Boy, toddler swallow magnetic balls, causing their intestines to rupture

Since the magnets were stuck together in the body, an operation was needed to remove them and fix the holes in the intestine.

August 18, 2014 16:50
1 minute read.

Ball bearings removed from toddler and X-rays showing their movement together.. (photo credit: Courtesy)

Two children, aged 22 months and 12 years, swallowed magnetic ball bearings from a popular game and had to be treated at Haifa’s Rambam Medical Center in the past few days.

The metal balls ruptured the toddler’s intestines, but both children were saved from harm.

The toddler reached Rambam a few days ago after his parents noticed that he had swallowed the magnets by mistake. X-rays showed they were located in two different sections of the intestine but came together because of the magnetic attraction. This movement caused them to put pressure on the intestine and cause gangrene and holes in the tissue.

Prof. Ron Shaul, head of pediatric gastroenterology, said in such cases, doctors prefer the foreign objects be eliminated from the body naturally.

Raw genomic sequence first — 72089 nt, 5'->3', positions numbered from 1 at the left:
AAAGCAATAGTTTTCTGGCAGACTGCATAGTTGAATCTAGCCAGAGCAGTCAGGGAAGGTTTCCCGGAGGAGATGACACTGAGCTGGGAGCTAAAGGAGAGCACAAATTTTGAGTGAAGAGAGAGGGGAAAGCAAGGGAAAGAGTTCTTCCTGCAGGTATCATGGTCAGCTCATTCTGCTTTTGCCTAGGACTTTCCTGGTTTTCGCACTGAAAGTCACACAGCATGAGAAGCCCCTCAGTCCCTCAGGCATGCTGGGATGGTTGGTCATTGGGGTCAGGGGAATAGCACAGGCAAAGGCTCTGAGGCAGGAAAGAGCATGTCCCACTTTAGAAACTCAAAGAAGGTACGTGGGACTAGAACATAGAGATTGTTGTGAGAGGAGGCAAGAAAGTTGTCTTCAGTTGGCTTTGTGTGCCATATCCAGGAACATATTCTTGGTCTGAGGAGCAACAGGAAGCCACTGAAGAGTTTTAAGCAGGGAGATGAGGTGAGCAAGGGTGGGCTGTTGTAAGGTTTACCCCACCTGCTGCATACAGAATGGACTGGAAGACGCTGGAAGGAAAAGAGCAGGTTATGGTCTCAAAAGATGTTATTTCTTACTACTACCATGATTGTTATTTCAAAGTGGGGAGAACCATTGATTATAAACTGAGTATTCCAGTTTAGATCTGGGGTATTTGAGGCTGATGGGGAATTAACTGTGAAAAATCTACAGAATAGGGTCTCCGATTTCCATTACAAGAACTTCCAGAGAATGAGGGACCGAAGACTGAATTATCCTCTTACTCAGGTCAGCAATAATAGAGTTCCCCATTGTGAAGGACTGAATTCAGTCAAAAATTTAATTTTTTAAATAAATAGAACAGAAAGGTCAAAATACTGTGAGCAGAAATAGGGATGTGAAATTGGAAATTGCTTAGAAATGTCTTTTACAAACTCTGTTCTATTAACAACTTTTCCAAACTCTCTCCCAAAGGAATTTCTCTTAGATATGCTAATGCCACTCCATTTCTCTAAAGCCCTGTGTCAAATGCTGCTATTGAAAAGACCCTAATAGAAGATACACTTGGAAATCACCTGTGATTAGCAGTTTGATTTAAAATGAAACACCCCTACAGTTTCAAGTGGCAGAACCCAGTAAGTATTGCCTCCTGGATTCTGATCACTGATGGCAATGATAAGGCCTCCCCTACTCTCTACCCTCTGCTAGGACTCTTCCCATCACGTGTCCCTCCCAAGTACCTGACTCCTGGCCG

But in this case, when they were held together, there was no way they would get out by themselves. Thus, an operation was needed to remove them and fix the holes in the intestine.

A surgical team headed by Dr. Ran Steinberg performed the surgery. The child is now under supervision in pediatric intensive care.

“If [the magnets] remained there, [they] could have caused an infection that would have spread throughout the stomach and intestinal lining,” he said.

On Sunday, the 12-year-old arrived, also after swallowing the magnetic ball bearings.

They were in one bunch, and doctors said they thought they would be eliminated naturally.

The doctors are still waiting for a bowel movement to make sure they are out.

“We encounter so many cases of swallowing of foreign objects,” said Prof. Itai Shavit, head of the pediatric emergency department. “One can never know how a case ends. Every case teaches us how such incidents can be prevented and lives even be saved if parents and caregivers kept a more careful eye on their children.”

Rambam doctors said parents must not allow young children to play with magnets because they put them into their mouths and swallow them. Check to make sure that all game parts are returned to their containers, with none missing.

In addition, small magnets to hold notes should also not be put on refrigerator doors so children cannot reach them.

If they are swallowed, take the child immediately to the nearest hospital emergency room, they advised.

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